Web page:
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Las Vegas real estate investing
There are some key differences between a standard 1031 exchange and a reverse 1031 exchange, both of which are designed to defer taxes while investing in real estate. This week, we will explain what a reverse 1031 exchange is, and go over some of it's benefits.

What is a Reverse 1031 Exchange?

A reverse 1031 exchange is a tax deferment strategy that allows real estate investors to purchase a second investment property before selling their relinquished investment property—and importantly, defer capital gains taxes and other taxes that you would normally need to pay at sale of a property. Because a reverse 1031 exchange is more complicated than a standard 1031 exchange, it’s important to understand it fully before going forward.

In a reverse 1031 exchange, the investor, also referred to as the taxpayer, first purchases a replacement property before selling the relinquished property (as opposed to a standard 1031 exchange where the order of operations is reversed).

After purchasing the replacement property, you, the investor, have 45 days to designate up to three properties to sell. You then have 135 days from that point to get under contract and close on the relinquished property. Reverse 1031 exchanges are executed under the IRS’s safe harbor guidance of Revenue Procedure 2000-37, which states that you have a total of 180 days from the purchase of the replacement property to complete the full transaction.

That may seem straightforward enough, but there are some additional hoops to jump through. You cannot hold the title of the replacement property yourself upon purchasing. The title must instead be held by an Exchange Accommodation Titleholder (EAT) to hold onto, or park, the title throughout the 1031 exchange process for tax purposes.

You must also retain the services of a Qualified Intermediary. When the relinquished property is sold, only then can the Qualified Intermediary transfer the title of the relinquished property to the new buyer and the replacement property to you, the investor.

Types of Reverse 1031 Exchanges

There are two variations of reverse 1031 exchanges and they both have their benefits and disadvantages.

Exchange Last

In an exchange last reverse 1031 exchange, the EAT acquires the replacement property and holds/parks it until you sell the relinquished property. This is the most common type of reverse 1031 exchange.

It’s preferred because it gives you more flexibility, but it can cause problems with your lender if they are concerned about the EAT holding the replacement property title. It’s important to speak to different lenders to find their stance on this reverse 1031 exchange structure.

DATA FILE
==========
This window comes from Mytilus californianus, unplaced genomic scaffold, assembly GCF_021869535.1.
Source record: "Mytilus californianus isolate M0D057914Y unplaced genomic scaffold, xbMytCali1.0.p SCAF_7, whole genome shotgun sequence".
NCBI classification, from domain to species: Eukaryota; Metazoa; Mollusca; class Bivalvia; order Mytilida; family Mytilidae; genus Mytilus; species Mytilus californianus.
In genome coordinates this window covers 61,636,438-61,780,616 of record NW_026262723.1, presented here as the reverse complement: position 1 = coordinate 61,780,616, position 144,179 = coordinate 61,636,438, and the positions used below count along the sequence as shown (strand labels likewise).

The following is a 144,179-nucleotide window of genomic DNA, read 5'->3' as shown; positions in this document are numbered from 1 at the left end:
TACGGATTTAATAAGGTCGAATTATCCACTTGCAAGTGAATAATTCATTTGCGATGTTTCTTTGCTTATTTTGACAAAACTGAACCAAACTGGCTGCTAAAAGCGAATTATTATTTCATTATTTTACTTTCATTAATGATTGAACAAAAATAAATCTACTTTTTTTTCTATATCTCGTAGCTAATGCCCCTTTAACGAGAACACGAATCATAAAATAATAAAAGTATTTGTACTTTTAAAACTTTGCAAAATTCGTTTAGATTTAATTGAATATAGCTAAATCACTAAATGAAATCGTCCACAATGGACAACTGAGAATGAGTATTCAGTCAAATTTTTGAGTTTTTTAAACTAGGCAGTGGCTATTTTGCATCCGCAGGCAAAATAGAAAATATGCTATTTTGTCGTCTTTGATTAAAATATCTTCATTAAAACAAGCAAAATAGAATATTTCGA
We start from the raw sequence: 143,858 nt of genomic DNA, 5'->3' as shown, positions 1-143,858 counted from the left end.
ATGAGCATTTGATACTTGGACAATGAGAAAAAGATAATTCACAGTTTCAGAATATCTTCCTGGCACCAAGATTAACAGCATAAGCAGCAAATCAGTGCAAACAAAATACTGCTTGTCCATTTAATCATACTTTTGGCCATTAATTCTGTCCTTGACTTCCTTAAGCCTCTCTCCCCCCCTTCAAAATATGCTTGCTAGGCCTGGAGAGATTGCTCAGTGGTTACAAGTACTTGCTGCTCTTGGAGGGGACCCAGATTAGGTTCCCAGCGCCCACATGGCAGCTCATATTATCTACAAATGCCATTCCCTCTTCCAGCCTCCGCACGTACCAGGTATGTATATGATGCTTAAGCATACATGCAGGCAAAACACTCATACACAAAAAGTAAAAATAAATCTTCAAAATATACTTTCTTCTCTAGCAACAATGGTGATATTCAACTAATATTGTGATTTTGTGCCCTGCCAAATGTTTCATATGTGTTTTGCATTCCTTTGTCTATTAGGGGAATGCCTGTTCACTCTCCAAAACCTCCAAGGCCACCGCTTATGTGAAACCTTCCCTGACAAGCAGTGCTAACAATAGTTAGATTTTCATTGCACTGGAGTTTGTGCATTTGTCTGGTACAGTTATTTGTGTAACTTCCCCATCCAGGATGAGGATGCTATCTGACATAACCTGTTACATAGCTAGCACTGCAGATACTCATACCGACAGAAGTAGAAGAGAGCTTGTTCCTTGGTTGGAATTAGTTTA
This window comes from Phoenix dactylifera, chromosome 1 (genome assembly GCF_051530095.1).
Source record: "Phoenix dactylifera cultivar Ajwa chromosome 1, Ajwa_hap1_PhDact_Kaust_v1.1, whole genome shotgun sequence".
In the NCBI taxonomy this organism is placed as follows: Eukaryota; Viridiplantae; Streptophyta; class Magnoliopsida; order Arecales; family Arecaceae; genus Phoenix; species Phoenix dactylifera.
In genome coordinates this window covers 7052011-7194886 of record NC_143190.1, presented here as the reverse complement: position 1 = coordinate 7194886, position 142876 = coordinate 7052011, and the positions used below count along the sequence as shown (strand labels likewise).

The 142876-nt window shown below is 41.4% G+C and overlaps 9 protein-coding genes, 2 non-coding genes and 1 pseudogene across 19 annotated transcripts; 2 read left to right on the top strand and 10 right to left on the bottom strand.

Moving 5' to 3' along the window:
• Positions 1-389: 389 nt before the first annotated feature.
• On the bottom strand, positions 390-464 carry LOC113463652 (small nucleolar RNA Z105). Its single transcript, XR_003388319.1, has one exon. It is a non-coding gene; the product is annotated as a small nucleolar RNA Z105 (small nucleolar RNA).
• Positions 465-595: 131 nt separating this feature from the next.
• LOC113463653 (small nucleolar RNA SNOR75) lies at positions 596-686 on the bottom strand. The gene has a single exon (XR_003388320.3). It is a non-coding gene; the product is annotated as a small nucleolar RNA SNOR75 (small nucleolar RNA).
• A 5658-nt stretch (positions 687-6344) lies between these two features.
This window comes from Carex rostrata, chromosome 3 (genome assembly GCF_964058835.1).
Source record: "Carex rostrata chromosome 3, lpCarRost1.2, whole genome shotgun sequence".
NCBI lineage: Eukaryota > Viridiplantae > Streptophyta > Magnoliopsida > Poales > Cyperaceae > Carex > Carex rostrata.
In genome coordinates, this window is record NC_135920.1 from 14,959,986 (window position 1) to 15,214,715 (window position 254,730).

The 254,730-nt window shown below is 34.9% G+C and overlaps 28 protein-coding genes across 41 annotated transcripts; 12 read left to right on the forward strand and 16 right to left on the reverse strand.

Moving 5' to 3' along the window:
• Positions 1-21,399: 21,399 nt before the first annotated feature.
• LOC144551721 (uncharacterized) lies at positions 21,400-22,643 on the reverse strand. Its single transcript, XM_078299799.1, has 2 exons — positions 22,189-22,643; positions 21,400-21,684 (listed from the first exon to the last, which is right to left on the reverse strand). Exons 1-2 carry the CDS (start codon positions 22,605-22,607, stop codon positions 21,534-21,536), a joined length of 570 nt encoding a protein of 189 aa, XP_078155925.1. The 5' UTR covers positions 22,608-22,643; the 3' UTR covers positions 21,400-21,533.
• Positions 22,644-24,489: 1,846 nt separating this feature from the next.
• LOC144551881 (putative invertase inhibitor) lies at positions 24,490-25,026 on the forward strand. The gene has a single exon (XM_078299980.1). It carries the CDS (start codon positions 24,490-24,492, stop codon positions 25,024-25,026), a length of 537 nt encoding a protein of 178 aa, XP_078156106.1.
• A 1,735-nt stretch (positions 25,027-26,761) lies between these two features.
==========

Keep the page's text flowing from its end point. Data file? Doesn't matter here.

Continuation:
Exchange First

In an exchange first reverse 1031 exchange, you acquire your replacement property first, your lender lends directly to you, and simultaneously you hand the title over to the EAT.

While this will work for most lenders, you need to reinvest the total amount of equity in your relinquished property into your replacement property before the former sale closes; having this kind of cash on hand is rare.

Benefits of a Reverse 1031 Exchange

There’s no arguing that a reverse 1031 exchange is more complicated than a straightforward, standard 1031 exchange. So why would an investor choose to go this route? There are a few reasons.

  1. To secure a property. If you’re in a competitive market, you may want to secure the replacement property you have your eye on before someone else grabs it.
  2. To make sure you have a replacement property. If you have the means to purchase the replacement property first, that completely eliminates the risk of having to find a replacement property in just 45 days, as is the course of action in a 1031 exchange.
  3. To minimize tax liability risk. If you don’t sell the relinquished property within 180 days, then you shouldn’t have any tax liability. However, if you choose to do a standard 1031 exchange and sell the relinquished property, but can’t close on a replacement property, then you may have a tax liability.

A reverse 1031 exchange is complicated, so while this will give you a solid overview of the process, it’s best to speak with your investment advisor and chosen Qualified Intermediary and EAT about the specifics of your situation.

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